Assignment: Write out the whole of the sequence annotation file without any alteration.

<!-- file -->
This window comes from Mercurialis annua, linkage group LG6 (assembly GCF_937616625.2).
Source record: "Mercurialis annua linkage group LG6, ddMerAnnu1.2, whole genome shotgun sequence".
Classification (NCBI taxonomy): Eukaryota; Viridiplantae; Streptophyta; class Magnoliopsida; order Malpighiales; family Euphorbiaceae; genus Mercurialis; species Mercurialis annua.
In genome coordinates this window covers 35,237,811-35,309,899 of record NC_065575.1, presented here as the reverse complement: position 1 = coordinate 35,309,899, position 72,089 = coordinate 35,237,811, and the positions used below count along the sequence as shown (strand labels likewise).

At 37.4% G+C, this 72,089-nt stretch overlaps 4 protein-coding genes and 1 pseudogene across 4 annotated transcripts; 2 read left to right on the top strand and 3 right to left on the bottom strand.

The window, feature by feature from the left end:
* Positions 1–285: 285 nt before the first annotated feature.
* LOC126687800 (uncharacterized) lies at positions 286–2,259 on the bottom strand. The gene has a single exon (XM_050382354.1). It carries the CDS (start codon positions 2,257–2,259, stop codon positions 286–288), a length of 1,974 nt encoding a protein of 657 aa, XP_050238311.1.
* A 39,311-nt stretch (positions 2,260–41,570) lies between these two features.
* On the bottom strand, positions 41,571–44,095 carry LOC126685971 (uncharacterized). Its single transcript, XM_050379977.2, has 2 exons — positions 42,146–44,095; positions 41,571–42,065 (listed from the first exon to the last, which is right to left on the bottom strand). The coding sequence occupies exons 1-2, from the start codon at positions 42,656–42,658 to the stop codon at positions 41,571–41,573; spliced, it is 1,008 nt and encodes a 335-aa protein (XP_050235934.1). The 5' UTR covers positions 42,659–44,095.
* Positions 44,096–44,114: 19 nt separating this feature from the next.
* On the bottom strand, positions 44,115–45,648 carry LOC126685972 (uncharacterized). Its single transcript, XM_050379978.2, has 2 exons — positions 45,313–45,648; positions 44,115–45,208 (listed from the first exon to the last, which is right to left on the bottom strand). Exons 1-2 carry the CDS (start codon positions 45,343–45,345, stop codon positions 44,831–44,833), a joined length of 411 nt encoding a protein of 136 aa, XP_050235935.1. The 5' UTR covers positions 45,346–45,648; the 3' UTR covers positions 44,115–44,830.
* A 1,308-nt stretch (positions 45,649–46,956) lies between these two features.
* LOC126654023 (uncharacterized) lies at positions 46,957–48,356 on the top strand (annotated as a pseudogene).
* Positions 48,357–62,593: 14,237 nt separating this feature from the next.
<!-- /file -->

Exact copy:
This window comes from Mercurialis annua, linkage group LG6 (assembly GCF_937616625.2).
Source record: "Mercurialis annua linkage group LG6, ddMerAnnu1.2, whole genome shotgun sequence".
Classification (NCBI taxonomy): Eukaryota; Viridiplantae; Streptophyta; class Magnoliopsida; order Malpighiales; family Euphorbiaceae; genus Mercurialis; species Mercurialis annua.
In genome coordinates this window covers 35,237,811-35,309,899 of record NC_065575.1, presented here as the reverse complement: position 1 = coordinate 35,309,899, position 72,089 = coordinate 35,237,811, and the positions used below count along the sequence as shown (strand labels likewise).

At 37.4% G+C, this 72,089-nt stretch overlaps 4 protein-coding genes and 1 pseudogene across 4 annotated transcripts; 2 read left to right on the top strand and 3 right to left on the bottom strand.

The window, feature by feature from the left end:
* Positions 1–285: 285 nt before the first annotated feature.
* LOC126687800 (uncharacterized) lies at positions 286–2,259 on the bottom strand. The gene has a single exon (XM_050382354.1). It carries the CDS (start codon positions 2,257–2,259, stop codon positions 286–288), a length of 1,974 nt encoding a protein of 657 aa, XP_050238311.1.
* A 39,311-nt stretch (positions 2,260–41,570) lies between these two features.
* On the bottom strand, positions 41,571–44,095 carry LOC126685971 (uncharacterized). Its single transcript, XM_050379977.2, has 2 exons — positions 42,146–44,095; positions 41,571–42,065 (listed from the first exon to the last, which is right to left on the bottom strand). The coding sequence occupies exons 1-2, from the start codon at positions 42,656–42,658 to the stop codon at positions 41,571–41,573; spliced, it is 1,008 nt and encodes a 335-aa protein (XP_050235934.1). The 5' UTR covers positions 42,659–44,095.
* Positions 44,096–44,114: 19 nt separating this feature from the next.
* On the bottom strand, positions 44,115–45,648 carry LOC126685972 (uncharacterized). Its single transcript, XM_050379978.2, has 2 exons — positions 45,313–45,648; positions 44,115–45,208 (listed from the first exon to the last, which is right to left on the bottom strand). Exons 1-2 carry the CDS (start codon positions 45,343–45,345, stop codon positions 44,831–44,833), a joined length of 411 nt encoding a protein of 136 aa, XP_050235935.1. The 5' UTR covers positions 45,346–45,648; the 3' UTR covers positions 44,115–44,830.
* A 1,308-nt stretch (positions 45,649–46,956) lies between these two features.
* LOC126654023 (uncharacterized) lies at positions 46,957–48,356 on the top strand (annotated as a pseudogene).
* Positions 48,357–62,593: 14,237 nt separating this feature from the next.